These example sentences are selected automatically from various online news sources to reflect current usage of the word 'obey.' Views expressed in the examples do not represent the opinion of Merriam-Webster or its editors. Send us feedback.

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First Known Use of obey

14th century, in the meaning defined at transitive sense 1

History and Etymology for obey

Middle English obeien, borrowed from Anglo-French obeir, going back to Latin oboedīre, from ob- "toward, in the direction of" + -oedīre, probably unstressed form (with -oe- of uncertain origin) of audīre "to hear" — more at ob-, audible entry 1

Note: The -oe- in oboedīre is peculiar both because it is not the expected result of -au- in a non-initial syllable (the regular outcome is -ū-) and because -oe- is in any case rare non-initially. Various attempts have been made to account for the irregularity. Reflecting earlier suggestions, Michiel de Vaan hypothesizes pre-Latin *ób-awizdijō > *obowizdijō > *oboizdijō (rounding of a before w, which is then lost, prior to the weakening of a to u) > oboediō (with z blocking monophthongization of -oi- to -ū- before succumbing to cluster reduction) (see Etymological Dictionary of Latin and the Other Italic Languages, Brill, 2008). As an alternative to assumptions of questionable phonetic change, it has also been suggested that a base other than audīre is at issue (Michael Weiss suggests *ob-bhoi̯diō, from a nominal derivative of the base of fīdere "to trust" [see faith entry 1]; see Outline of the Historical and Comparative Grammar of Latin, Ann Arbor, 2009, p. 120).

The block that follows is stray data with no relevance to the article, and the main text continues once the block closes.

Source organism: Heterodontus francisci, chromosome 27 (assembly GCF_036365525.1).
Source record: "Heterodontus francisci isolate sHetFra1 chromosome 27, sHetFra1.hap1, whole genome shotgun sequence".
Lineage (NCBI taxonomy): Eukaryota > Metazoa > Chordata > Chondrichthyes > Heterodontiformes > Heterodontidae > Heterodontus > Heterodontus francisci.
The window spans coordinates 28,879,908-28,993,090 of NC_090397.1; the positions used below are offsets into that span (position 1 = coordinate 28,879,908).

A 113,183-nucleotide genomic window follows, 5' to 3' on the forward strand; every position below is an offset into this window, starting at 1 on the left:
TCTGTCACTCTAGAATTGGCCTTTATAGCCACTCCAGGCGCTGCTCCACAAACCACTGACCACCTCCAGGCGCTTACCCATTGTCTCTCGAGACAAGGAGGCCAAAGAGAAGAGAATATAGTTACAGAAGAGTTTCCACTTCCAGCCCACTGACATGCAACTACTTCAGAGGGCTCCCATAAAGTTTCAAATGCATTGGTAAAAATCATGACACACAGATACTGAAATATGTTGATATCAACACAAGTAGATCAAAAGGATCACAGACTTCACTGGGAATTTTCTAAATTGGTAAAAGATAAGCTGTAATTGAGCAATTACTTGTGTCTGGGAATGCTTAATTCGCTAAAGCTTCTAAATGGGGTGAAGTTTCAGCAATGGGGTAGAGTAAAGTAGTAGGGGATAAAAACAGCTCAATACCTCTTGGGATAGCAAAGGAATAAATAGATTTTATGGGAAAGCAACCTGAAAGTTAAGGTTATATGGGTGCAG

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Time Traveler for obey

Time Traveler

The first known use of obey was in the 14th century

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Statistics for obey

Last Updated

12 Mar 2020

Cite this Entry

“Obey.” Merriam-Webster.com Dictionary, Merriam-Webster, https://www.merriam-webster.com/dictionary/obey. Accessed 3 Apr. 2020.